Wednesday, February 13, 2008


Anyone who has read this blog knows how angry and upset I was that the second worst candidate in the Republican field (or third, if you count Ron Paul) has apparently won the Republican nomination. I believe a couple of posts back I was yelling about voting for Obama. After all it is the feelgood vote. In the godforsaken leftwing corner of the world I live in (Henry Waxman's solid district) my conversion to the side of goodness and right, no matter its perverse motives (that I want the oncoming disaster to have Democratic fingerprints), has been the cause of great amusement and joy amongst my family and associates. How does the Bible quote go? "There is more joy in heaven at the repentance of one sinner than in the prayers of a thousand righteous men."
It lasted until yesterday. Yesterday there was a vote to renew the FISA Act. The law that allows the government to eavesdrop on the terrorists and also protects the telecom companies if they let the Feds datamine call records. Mrs. Clinton didnt bother to vote, a statement that avoiding political risk was more important than protecting the country. Barak Obama voted against the renewal, a statement that he will refuse to protect our nation and people from those savages. John McCain showed up and voted for the bill. He just got my vote.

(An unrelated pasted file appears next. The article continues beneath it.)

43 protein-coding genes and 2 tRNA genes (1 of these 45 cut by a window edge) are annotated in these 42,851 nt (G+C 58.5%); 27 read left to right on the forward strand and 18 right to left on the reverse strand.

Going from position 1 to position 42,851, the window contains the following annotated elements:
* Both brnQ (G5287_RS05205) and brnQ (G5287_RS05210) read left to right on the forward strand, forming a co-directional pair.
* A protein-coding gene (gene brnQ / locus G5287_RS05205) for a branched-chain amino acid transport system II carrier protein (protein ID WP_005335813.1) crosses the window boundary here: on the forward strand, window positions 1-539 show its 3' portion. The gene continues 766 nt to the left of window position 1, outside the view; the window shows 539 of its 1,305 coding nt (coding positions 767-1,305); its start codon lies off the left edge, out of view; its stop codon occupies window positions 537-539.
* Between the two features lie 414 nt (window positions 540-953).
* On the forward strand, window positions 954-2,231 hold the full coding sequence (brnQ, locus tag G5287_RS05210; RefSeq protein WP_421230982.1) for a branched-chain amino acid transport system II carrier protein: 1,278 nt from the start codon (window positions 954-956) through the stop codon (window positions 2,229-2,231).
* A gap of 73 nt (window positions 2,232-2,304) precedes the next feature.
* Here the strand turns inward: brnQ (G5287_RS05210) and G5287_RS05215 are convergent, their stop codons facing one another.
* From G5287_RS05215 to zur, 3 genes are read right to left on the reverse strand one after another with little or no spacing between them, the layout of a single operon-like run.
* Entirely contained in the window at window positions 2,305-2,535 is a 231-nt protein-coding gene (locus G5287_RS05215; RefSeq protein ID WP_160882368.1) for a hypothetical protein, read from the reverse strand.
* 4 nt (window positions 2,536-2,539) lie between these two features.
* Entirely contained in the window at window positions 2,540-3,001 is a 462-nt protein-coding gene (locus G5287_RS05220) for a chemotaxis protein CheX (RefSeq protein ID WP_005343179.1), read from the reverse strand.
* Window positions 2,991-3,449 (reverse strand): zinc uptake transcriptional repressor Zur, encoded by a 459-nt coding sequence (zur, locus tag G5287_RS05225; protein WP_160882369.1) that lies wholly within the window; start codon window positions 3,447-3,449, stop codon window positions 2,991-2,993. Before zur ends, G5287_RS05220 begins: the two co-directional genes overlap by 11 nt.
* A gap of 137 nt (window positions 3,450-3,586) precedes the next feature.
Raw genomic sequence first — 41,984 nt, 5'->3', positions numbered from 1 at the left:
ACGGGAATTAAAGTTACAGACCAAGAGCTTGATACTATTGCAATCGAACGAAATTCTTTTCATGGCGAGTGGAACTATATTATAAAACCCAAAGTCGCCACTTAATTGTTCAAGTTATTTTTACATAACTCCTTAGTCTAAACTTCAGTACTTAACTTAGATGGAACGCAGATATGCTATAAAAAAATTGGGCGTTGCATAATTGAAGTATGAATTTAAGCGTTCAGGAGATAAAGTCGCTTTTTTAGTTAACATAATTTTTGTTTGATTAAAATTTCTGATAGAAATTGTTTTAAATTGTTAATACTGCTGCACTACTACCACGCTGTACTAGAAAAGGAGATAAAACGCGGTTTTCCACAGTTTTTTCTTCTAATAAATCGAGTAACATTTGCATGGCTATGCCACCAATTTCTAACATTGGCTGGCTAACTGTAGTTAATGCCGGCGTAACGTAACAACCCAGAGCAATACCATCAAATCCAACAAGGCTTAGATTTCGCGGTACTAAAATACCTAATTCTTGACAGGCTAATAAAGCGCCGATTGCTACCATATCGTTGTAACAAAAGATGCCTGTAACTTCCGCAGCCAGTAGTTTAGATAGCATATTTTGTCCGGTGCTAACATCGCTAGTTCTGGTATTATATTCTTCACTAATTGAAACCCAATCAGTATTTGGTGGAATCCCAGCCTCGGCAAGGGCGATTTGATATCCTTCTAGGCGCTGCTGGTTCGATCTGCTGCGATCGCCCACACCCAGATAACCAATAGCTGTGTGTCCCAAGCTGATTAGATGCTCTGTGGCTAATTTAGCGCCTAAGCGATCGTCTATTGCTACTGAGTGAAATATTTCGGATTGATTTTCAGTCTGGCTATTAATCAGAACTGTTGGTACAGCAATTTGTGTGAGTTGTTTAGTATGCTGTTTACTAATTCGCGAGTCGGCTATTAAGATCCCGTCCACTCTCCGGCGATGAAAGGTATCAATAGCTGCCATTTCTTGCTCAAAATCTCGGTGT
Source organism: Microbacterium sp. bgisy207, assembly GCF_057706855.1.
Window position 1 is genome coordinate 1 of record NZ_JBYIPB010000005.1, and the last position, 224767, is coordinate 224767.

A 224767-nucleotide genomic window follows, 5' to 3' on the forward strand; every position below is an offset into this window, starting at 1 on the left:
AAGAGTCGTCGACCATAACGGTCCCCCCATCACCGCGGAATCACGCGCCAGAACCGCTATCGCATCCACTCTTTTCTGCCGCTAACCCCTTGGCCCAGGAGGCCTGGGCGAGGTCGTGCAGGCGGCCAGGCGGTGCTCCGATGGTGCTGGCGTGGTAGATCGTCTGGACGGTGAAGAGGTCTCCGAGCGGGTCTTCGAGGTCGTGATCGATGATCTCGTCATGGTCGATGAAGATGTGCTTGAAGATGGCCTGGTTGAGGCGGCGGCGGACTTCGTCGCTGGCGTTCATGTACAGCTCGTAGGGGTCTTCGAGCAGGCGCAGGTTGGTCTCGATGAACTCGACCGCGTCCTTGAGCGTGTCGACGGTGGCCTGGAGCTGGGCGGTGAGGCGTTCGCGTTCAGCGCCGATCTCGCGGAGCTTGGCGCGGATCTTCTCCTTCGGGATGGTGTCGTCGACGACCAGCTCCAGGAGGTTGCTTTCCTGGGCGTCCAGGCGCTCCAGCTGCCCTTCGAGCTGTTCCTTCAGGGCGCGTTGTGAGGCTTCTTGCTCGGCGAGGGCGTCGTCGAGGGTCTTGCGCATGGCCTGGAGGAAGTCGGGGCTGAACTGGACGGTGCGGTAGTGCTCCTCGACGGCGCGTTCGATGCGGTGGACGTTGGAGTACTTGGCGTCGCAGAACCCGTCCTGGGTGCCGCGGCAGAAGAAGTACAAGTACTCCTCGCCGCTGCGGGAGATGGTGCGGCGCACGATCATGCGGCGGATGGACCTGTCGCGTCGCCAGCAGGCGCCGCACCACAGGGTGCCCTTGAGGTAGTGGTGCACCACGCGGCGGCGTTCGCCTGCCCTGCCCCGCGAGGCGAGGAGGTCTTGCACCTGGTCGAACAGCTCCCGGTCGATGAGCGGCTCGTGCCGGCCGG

Was it ever in doubt? Obama's radicalism is dangerous and wrong. I cant vote for someone like that just to make a political point or to be perverse. If the Dems get in and raise taxes in the way that they propose we will all suffer. I cant vote to do that to my country. So as angry as I have been at McCain's liberal maverickisms when it comes down to supporting the War On Terror or having any chance of avoiding Federal Health Care I am forced to part ways with Ann Coulter and swallow my anger. We all have to work to elect this guy, like it or not. Its the right thing to do for our country.

PS- The cartoon that is the basis for this image is from "A Cartoon History Of Our Times" by the British cartoonist David Low. Very many of his drawings, done to depict events as Europe slid towards appeasement and timidity apply today.

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